The Intel NUC5i5RYK kit doesn't come with any pre-installed OS, but our pre-production engineering sample review unit came with a USB key containing the drivers. In addition to the main unit, the other components of the package include a 65 W (19V @ 3.43A) wall-wart (with detachable multi-country power plugs), a VESA mount (along with the necessary screws), setup guides and a QVL (qualified vendors list) for the memory and storage subsystems. The gallery below takes us around the package contents and the external features of the unit.

The NUC5i5RYK officially supports DDR3L SO-DIMMs at 1600 MHz. The Kingston HyperX modules that we utilized for the mainstream build had no trouble whatsoever in operating at the rated speed and latencies. For the enthusiast build in which we went the M.2 PCIe SSD route, we initially tried to use the Corsair Vengeance 2133 MHz (C11) kit that worked well in the Broadwell BRIX s unit. Unfortunately, the NUC refused to boot with that kit. Given the pre-production nature of the kit and the absence of the Corsair Vengeance series in the QVL, it didn't come across as too much of a surprise.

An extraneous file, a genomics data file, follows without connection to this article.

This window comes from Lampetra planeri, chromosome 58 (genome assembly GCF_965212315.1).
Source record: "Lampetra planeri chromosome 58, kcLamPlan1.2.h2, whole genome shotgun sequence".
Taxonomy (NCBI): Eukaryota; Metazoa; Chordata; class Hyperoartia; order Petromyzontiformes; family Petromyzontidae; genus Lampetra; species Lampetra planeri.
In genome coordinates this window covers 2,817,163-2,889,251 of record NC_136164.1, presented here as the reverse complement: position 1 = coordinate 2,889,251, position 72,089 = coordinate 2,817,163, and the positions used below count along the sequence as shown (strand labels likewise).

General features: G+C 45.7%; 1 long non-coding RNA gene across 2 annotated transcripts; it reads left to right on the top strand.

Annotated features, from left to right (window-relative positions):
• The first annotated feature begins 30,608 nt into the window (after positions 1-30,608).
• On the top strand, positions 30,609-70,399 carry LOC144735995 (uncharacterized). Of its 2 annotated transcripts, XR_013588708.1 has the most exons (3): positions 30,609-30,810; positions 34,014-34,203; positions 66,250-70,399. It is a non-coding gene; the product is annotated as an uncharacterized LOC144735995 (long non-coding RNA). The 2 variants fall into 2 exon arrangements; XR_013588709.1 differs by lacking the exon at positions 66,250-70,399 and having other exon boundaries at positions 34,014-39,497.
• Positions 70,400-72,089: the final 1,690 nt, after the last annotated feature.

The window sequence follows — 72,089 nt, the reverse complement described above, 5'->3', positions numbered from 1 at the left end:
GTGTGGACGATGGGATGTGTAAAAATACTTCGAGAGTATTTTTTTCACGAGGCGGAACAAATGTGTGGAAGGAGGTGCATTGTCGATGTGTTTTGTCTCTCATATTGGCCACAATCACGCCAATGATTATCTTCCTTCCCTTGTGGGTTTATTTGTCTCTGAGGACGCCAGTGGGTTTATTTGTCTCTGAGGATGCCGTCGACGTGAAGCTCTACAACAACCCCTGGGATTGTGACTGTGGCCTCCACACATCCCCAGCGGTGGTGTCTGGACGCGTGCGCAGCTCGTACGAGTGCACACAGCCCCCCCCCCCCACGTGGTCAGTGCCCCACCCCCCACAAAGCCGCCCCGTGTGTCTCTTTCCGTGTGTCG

In any case, we were able to utilize the 1866 MHz (C10) kit without any problems whatsoever. The BIOS (with memory auto-configuration by default) automatically configured the memory speeds to the maximum rated value. Intel's Visual BIOS is one of the few UEFI BIOSes that provide a good user experience. Plenty of configuration options are available for the end-user (including configurable maximum sustained as well as burst power consumption). The gallery below shows the various BIOS options available.